Even so, serious bottlenecks along that developmental path are nearly certain should oil production start to contract sharply in the near term, as in the direst scenarios. Still, it is very likely that early, far-sighted action on a meaningful scale can cushion the blow, at least enough to keep the modern world a going concern. The question that remains, then, is whether or not the potential solutions will actually find speedy, comprehensive, practical application to the problem. The record to date has not been promising, and while the likes of Denmark and Sweden, with their energy-efficient economies and massive exploitation of renewable energy hold out reasons to be hopeful, cases like mainland China (with its vast and growing appetite for energy, to date met mainly with fossil fuels) seem to weigh much more heavily at the opposite end of the balance.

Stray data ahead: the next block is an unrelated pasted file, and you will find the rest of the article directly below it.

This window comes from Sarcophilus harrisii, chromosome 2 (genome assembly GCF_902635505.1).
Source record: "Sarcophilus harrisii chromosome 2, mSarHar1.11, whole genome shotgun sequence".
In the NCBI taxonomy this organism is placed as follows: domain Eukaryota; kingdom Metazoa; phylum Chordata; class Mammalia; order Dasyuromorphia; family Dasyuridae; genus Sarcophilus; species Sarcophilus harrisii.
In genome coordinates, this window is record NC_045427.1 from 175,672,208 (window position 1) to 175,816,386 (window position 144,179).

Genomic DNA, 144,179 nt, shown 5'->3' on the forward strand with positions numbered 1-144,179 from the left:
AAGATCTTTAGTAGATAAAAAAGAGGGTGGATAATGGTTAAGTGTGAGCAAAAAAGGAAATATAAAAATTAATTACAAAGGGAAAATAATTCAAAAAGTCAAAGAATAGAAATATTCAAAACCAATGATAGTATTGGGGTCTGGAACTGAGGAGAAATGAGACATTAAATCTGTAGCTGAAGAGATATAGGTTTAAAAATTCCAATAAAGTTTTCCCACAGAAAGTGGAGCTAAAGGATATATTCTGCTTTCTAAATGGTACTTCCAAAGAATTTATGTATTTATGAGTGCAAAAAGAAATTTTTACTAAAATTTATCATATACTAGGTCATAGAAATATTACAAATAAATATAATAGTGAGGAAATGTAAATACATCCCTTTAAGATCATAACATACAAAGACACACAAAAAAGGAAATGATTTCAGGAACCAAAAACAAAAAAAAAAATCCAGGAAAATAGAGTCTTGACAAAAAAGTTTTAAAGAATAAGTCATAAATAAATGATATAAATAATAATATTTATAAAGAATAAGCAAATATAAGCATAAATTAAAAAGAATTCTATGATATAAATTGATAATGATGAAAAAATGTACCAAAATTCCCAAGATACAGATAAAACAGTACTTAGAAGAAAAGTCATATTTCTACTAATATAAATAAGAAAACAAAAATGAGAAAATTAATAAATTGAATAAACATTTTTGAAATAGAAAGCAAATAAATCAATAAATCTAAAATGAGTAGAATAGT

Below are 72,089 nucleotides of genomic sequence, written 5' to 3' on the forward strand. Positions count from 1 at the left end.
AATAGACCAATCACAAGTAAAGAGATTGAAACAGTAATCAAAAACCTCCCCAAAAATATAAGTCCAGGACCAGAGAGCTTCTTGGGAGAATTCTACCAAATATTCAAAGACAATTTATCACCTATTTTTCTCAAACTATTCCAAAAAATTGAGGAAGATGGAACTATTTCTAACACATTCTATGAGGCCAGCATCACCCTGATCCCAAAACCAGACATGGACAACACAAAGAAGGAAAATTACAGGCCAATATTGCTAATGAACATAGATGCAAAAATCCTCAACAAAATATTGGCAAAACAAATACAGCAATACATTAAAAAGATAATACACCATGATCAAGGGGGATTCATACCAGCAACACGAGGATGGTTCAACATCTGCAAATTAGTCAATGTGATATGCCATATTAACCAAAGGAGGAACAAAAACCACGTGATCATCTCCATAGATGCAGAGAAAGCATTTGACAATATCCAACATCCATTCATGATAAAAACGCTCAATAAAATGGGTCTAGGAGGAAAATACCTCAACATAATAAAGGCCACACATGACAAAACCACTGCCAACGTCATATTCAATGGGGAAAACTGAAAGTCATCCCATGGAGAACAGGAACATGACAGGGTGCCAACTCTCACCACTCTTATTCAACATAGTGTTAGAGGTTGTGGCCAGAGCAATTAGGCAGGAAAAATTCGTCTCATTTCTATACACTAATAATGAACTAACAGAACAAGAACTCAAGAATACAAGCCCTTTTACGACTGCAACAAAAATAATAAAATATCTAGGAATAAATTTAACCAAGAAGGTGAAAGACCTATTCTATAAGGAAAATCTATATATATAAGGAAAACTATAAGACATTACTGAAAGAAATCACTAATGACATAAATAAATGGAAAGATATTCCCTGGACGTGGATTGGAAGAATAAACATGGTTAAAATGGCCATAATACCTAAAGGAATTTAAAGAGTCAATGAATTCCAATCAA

Nonetheless, the current financial crisis is already forcing a great deal of rethinking of the policies and attitudes that led to this point. That has yet to lead to really meaningful progressive action, but an ecologically sounder developmental path may yet be a surprising consequence of our current troubles.